Think just because your electricity, internet connection and natural gas service are all working fine today, they’ll be working just as well tomorrow? Well, think again, because an escalating global cyberwar is putting the critical services we all depend on — electrical grids, oil and gas facilities and telecommunications networks — at an ever-increasing risk.
In fact, a survey of 600 IT security executives at critical infrastructure organisations finds that one-third believe their vulnerability to attack has increased over just the past 12 months, and two-fifths expect their sector to see a major security incident over the coming year.
Who’s responsible for such cyberattacks? A majority of the executives surveyed believe they’re being targeted by foreign governments. Hackers driven by a desire to extort cash or steal services are also likely culprits.
“I am very worried about extortion as it relates specifically to power system interruption,” said Michael Assante, one of the executives quoted in the study “In the Crossfire: Critical Infrastructure in the Age of Cyberwar” (PDF) which was commissioned by McAfee and prepared by the Center for Strategic and International Studies (CSIS).
Assante, who’s chief security officer of the North American Electric Reliability Corporation, said threats against company networks provide “the safest way to pull money under the radar and off the books at a level that is not that material.” On the other hand, threats against infrastructure itself amount to a much more serious type of extortion.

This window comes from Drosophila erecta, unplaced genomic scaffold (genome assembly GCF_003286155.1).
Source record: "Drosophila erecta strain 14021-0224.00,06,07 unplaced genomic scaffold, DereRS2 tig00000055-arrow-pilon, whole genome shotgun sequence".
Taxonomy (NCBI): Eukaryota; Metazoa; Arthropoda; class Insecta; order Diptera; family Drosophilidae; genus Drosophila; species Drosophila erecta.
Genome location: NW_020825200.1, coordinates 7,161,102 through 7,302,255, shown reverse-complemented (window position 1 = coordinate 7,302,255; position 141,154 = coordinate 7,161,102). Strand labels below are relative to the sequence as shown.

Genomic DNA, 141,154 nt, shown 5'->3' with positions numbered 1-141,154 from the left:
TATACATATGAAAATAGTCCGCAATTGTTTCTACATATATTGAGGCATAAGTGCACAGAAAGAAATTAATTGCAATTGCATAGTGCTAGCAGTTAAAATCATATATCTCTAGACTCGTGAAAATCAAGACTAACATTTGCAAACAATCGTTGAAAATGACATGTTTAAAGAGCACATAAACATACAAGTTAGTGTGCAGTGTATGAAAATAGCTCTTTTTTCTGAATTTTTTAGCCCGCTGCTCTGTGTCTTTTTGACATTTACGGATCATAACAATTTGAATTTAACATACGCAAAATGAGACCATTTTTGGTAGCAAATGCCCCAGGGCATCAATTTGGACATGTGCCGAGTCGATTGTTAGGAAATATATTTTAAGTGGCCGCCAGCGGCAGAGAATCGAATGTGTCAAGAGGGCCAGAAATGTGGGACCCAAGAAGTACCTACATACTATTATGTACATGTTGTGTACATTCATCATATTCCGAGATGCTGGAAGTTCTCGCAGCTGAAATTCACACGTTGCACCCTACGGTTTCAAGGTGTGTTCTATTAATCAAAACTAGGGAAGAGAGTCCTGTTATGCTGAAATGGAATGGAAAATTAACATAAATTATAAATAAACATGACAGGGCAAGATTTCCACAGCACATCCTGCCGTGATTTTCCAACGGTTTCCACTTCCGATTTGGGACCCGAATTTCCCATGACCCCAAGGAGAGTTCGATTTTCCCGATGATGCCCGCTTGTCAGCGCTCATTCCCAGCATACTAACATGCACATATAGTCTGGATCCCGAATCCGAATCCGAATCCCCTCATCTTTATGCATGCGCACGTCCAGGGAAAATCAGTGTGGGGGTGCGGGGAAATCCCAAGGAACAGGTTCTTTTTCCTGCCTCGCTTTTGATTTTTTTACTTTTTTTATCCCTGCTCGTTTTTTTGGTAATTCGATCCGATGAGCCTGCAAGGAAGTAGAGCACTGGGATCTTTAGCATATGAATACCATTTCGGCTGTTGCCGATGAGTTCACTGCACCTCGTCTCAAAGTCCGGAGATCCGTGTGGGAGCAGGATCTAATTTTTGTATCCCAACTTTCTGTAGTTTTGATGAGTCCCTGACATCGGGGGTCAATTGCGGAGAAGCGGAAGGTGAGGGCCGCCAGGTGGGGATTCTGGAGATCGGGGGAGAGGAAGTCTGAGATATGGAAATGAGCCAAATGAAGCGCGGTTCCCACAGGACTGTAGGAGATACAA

“If you take that to, ‘Hey, I can make the lights go out,’ then you’re talking about a whole different situation,” Assante said in the report. “It’s probably a lot higher risk for the extortionist, but you could demand a whole lot more money.”
Interestingly, security technologist Bruce Schneier believes government efforts to battle terrorism through increased surveillance are making the problem worse, not better. In a guest post on CNN last month, Schneier said governments around the world are enabling more cyberattacks by requiring communications systems providers to include backdoor means for accessing user data. While the backdoors are intended to make it easier for governments to gather critical intelligence, they also “invite misuse” by officials and criminals alike, Schneier said.
“(S)uch control,” Schneier wrote, “makes us all less safe.”
Meanwhile, new technologies that increase interconnectedness — smart meters and smart grids for energy, for example — also help create new vulnerabilities, which forces IT security specialists into a never-ending quest for improvement.
“There is no identifiable protection model that will keep pace with the evolution and sophistication of cyber threats,” Assante said in the McAfee-CISS study.